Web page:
A century after the death of Süleyman, the empire began to show signs of decay. Territorial losses abroad combined with corruption at home, which insinuated its way into the very heart of the empire, Topkapı Palace itself. Newly crowned sultans emerged, often insane, from the institution known as the Cage, while others spent time in the harem rather than on the battlefield, consorting with women who increasingly became involved in grand-scale political intrigue.
As Ottoman territory was lost to the West, succeeding sultans became interested in Western institutional models. A short-lived parliament of 1876 was dissolved after a year by Abdülhamid II, but the forces of reform led to his deposition in 1909. The end of World War I saw İstanbul occupied by Allied, mainly British, troops as the victors procrastinated over how best to manage the rump of the once great empire. After the War of Independence, Atatürk’s declaration of the Republic in 1923 and the creation of a new capital in Ankara effectively solved the problem.Read More
İstanbul is undoubtedly far safer than most European or North American cities, and cases of mugging and assault against tourists are rare. Having said this, the crime rate is soaring (thirty percent up according to recent statistics), due in part to the increasing disparity between rich and poor.
For the average visitor, pickpocketing is the main cause for concern: be particularly careful around Sirkeci station, the Eminönü waterfront, the Galata Bridge, and around Taksim (especially at night). You should also be careful on public transport, particularly when it is crowded. If you feel anyone is harassing or attempting to pickpocket you, try calling out imdat! meaning “help!” and contact the tourist police.
İstanbul’s three leading football teams Beşiktaş, Fenerbahçe and Galatasaray receive fanatical support – match times remain one of the few occasions when the city streets fall silent – and dominate the Turkish league. There are sporadic outbreaks of football violence here, but the chances of a foreigner getting caught up in it are slim. There are two Turkish daily newspapers, Fotomaç and Fanatik, devoted almost entirely to the three İstanbul heavyweights, and matches (Aug–May) are staggered over each weekend in season so television coverage of the three doesn’t clash.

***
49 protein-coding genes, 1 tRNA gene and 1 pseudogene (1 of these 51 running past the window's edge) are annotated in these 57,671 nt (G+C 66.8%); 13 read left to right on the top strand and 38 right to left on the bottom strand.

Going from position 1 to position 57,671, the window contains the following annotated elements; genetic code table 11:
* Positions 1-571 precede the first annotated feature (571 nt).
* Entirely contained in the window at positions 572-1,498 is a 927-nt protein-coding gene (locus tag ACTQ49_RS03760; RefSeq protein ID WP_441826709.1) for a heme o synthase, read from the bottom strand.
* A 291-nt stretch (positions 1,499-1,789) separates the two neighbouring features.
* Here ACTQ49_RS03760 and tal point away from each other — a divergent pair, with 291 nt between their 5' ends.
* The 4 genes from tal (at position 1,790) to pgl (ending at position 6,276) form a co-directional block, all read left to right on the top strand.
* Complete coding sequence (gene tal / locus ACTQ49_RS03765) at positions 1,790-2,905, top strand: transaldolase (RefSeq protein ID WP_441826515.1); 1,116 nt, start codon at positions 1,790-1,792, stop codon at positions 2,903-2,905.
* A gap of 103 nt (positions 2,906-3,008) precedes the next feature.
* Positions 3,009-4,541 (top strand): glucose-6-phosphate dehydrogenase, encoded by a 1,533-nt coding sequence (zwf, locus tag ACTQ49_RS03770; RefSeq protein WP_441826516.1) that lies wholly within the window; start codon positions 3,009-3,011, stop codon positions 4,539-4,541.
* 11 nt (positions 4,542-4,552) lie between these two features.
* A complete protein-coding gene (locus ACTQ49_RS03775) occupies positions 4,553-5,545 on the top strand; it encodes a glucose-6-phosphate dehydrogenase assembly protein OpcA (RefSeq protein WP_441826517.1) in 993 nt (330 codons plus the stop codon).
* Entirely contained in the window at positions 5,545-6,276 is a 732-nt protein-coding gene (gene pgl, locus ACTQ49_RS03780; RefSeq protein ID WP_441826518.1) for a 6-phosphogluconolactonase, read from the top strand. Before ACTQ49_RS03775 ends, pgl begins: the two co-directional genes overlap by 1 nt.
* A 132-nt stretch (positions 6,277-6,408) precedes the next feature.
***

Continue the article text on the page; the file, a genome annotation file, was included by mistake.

Beşiktaş (wwww.bjk.com.tr) play at the most convenient and attractive ground of the three, Inönü Stadium on Kadırgalar Cad, between Taksim and Beşiktaş, opposite the Dolmabahçe Palace. The wealthiest club, Fenerbahçe (wwww.fenerbahce.org), play at the 52,000 capacity Şükrü Saracoğlu Stadyium on Bağdat Cad in Kızıltoprak on the Asian side of the Bosphorus. Galatasaray (wwww.galatasaray.org.com) play at the Ali Sami Yen Stadyumu in Mecidiyeköy. Tickets are sold at the stadiums two days before a match. For regular fixtures tickets start from 30TL for Beşiktaş and Galatsaray, from 45TL for Fenerbahçe. Tickets are also available online from Biletix (wwww.biletix.com) and Biletix outlets. For information in English see www.budgetairlinefootball.co.uk.
The annual festival calendar is pretty full – at least between April and October, when most of the best events take place. The highlights are detailed below; for more information, consult the city tourist offices or the İstanbul Foundation for Culture and Arts.